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They played four games together as Storm teammates but on Sunday Cooper Cronk and James Maloney will line up as opposing playmakers on the biggest stage.

Maloney spent just the one season in Melbourne back in 2009 and will this weekend spearhead the Sharks’ attack in the NRL Grand Final.

Cronk is well accustomed to playing against his former teammate, having gone head to head with Maloney at both NRL and Origin level over the last several seasons.

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In the build up to what will be their most important meeting on the biggest stage, the Storm halfback took the time to acknowledge what his counterpart has achieved since departing Melbourne.

“I think James needs a lot of credit for what he has done at the Cronulla Sharks football team this year,” Cronk said.

“James wasn’t at our Club a long period of time but the one thing is that James must bring something special to a football team because each team he has been a part of he has made a Grand Final.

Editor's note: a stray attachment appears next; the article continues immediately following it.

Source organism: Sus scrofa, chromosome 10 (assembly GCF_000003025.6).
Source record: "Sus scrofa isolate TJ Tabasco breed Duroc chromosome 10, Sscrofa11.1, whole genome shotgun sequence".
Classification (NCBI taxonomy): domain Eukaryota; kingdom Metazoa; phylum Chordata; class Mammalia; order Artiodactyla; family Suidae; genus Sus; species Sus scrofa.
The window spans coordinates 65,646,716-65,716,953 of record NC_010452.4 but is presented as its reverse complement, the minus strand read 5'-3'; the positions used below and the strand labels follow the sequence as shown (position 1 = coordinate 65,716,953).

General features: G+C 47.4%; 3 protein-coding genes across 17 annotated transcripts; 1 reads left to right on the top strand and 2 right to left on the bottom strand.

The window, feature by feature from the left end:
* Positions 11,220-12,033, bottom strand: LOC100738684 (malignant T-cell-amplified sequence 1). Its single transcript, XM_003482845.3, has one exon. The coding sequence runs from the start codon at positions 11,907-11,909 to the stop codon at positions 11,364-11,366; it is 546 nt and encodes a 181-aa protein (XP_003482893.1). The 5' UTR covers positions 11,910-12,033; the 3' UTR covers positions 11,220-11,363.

“He is a charismatic guy off the field but he is also a tenacious competitor and brings a lot of calmness to their football team.

“He’ll be a vital player in terms of the outcome of the game come Sunday, Craig will do his homework and hopefully we will have a plan to limit him because you can’t stop him, we’ll just try to limit his ability and influence.”

That planning will also extend to Maloney’s teammates who showed how damaging they can be with a 12-point win over the reigning premiers last week.

“Our coach is a very well prepared coach, he prepares us within an inch of our lives,” Cronk said.

“He’ll do his analysis on individuals and team structure that Cronulla will provide us and come game day we will be very prepared with what Cronulla will throw at us and we can hopefully put some structures in place to hopefully combat that.

“You can try and dissect and analyse this game as much as possible but it will come down to whoever executes their game plan the best on Sunday.”

Acknowledgement of Country

Melbourne Storm respect and honour the Traditional Custodians of the land and pay our respects to their Elders past, present and future. We acknowledge the stories, traditions and living cultures of Aboriginal and Torres Strait Islander peoples on the lands we meet, gather and play on.